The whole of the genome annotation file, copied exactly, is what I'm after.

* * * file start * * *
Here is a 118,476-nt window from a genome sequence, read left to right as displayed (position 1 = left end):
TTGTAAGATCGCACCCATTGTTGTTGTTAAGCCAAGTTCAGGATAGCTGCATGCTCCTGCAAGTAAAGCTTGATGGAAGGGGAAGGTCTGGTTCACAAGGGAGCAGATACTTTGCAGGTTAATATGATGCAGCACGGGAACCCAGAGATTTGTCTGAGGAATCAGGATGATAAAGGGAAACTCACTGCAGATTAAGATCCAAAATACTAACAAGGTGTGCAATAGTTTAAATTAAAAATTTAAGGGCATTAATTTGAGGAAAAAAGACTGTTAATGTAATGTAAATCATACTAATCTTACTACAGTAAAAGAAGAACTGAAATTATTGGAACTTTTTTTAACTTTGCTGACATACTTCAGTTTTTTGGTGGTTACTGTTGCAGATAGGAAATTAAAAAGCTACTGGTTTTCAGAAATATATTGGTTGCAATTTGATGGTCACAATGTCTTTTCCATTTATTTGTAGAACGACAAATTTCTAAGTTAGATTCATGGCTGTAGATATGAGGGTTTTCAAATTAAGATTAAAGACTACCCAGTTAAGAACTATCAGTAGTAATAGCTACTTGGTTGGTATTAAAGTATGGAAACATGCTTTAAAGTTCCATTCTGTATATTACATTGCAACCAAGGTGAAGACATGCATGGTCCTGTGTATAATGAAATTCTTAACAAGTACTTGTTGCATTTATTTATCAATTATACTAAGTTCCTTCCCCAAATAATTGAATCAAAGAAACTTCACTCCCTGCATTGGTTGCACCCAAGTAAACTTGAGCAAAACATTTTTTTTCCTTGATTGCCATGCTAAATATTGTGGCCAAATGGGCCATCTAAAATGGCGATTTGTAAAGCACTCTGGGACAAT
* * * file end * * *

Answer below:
Here is a 118,476-nt window from a genome sequence, read left to right as displayed (position 1 = left end):
TTGTAAGATCGCACCCATTGTTGTTGTTAAGCCAAGTTCAGGATAGCTGCATGCTCCTGCAAGTAAAGCTTGATGGAAGGGGAAGGTCTGGTTCACAAGGGAGCAGATACTTTGCAGGTTAATATGATGCAGCACGGGAACCCAGAGATTTGTCTGAGGAATCAGGATGATAAAGGGAAACTCACTGCAGATTAAGATCCAAAATACTAACAAGGTGTGCAATAGTTTAAATTAAAAATTTAAGGGCATTAATTTGAGGAAAAAAGACTGTTAATGTAATGTAAATCATACTAATCTTACTACAGTAAAAGAAGAACTGAAATTATTGGAACTTTTTTTAACTTTGCTGACATACTTCAGTTTTTTGGTGGTTACTGTTGCAGATAGGAAATTAAAAAGCTACTGGTTTTCAGAAATATATTGGTTGCAATTTGATGGTCACAATGTCTTTTCCATTTATTTGTAGAACGACAAATTTCTAAGTTAGATTCATGGCTGTAGATATGAGGGTTTTCAAATTAAGATTAAAGACTACCCAGTTAAGAACTATCAGTAGTAATAGCTACTTGGTTGGTATTAAAGTATGGAAACATGCTTTAAAGTTCCATTCTGTATATTACATTGCAACCAAGGTGAAGACATGCATGGTCCTGTGTATAATGAAATTCTTAACAAGTACTTGTTGCATTTATTTATCAATTATACTAAGTTCCTTCCCCAAATAATTGAATCAAAGAAACTTCACTCCCTGCATTGGTTGCACCCAAGTAAACTTGAGCAAAACATTTTTTTTCCTTGATTGCCATGCTAAATATTGTGGCCAAATGGGCCATCTAAAATGGCGATTTGTAAAGCACTCTGGGACAAT